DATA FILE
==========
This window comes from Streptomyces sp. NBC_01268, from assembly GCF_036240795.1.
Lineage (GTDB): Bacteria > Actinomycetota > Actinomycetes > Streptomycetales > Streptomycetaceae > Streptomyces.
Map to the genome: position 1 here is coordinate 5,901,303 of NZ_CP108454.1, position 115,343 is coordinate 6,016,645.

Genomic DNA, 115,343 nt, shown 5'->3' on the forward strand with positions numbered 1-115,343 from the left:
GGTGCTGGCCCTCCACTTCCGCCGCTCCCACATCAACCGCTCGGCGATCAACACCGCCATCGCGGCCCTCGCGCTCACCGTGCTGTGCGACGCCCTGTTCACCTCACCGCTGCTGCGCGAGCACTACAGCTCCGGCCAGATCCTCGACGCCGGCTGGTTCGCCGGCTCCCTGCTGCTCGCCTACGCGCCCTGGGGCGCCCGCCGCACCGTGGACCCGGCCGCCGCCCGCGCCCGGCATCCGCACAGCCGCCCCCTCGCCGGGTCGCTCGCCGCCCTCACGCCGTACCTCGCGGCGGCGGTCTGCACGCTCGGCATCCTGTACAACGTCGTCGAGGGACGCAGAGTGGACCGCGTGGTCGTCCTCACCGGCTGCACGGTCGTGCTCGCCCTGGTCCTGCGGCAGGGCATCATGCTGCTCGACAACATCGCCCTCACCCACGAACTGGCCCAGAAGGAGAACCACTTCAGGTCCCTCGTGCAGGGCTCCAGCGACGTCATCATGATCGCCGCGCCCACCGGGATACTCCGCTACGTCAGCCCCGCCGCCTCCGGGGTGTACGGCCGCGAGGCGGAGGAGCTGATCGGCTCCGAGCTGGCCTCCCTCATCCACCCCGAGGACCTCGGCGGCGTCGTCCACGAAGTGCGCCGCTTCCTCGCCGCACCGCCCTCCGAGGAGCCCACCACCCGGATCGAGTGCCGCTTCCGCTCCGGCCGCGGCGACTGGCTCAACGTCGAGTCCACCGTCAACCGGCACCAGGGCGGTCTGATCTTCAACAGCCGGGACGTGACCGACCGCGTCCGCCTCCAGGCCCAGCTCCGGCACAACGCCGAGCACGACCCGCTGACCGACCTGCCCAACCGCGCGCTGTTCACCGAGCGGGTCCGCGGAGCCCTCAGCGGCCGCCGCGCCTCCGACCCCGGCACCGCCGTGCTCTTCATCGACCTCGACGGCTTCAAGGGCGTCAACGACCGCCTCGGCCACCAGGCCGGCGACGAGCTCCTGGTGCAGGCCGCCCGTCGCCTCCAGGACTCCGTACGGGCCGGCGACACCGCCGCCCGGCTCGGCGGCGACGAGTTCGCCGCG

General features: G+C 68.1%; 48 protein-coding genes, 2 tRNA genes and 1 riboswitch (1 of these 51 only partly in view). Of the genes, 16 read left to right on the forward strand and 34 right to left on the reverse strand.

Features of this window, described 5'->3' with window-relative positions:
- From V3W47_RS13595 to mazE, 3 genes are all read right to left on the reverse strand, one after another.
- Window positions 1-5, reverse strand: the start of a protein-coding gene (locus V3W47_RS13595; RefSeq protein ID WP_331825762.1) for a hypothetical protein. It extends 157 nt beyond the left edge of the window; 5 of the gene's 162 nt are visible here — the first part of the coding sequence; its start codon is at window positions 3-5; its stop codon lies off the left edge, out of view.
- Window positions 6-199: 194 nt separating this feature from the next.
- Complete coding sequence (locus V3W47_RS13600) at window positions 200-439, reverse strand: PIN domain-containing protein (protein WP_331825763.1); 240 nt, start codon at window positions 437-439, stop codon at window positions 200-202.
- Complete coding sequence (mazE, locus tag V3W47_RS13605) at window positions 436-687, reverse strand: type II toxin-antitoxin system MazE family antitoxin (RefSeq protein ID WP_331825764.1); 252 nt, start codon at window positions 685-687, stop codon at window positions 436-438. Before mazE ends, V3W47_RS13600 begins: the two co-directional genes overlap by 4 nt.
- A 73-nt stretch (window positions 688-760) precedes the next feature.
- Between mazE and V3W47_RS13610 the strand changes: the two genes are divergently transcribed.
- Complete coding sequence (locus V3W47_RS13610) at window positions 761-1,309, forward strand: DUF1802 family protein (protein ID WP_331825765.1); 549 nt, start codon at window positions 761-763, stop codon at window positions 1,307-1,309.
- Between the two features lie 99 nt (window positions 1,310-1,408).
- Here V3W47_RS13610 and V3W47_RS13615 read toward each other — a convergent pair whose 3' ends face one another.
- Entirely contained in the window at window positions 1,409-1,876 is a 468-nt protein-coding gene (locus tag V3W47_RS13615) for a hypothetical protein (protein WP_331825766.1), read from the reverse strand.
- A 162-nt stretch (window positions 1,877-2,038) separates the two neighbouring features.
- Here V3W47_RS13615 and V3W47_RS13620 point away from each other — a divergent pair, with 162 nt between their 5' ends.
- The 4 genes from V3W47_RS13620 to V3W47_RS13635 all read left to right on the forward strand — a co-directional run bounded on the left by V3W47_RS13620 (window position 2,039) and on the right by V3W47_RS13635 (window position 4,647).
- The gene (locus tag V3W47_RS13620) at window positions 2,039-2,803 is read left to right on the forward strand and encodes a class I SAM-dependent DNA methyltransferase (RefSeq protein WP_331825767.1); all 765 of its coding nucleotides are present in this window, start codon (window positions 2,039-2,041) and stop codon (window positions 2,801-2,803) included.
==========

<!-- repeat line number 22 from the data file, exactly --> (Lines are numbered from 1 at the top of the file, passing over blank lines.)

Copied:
- The gene (locus tag V3W47_RS13620) at window positions 2,039-2,803 is read left to right on the forward strand and encodes a class I SAM-dependent DNA methyltransferase (RefSeq protein WP_331825767.1); all 765 of its coding nucleotides are present in this window, start codon (window positions 2,039-2,041) and stop codon (window positions 2,801-2,803) included.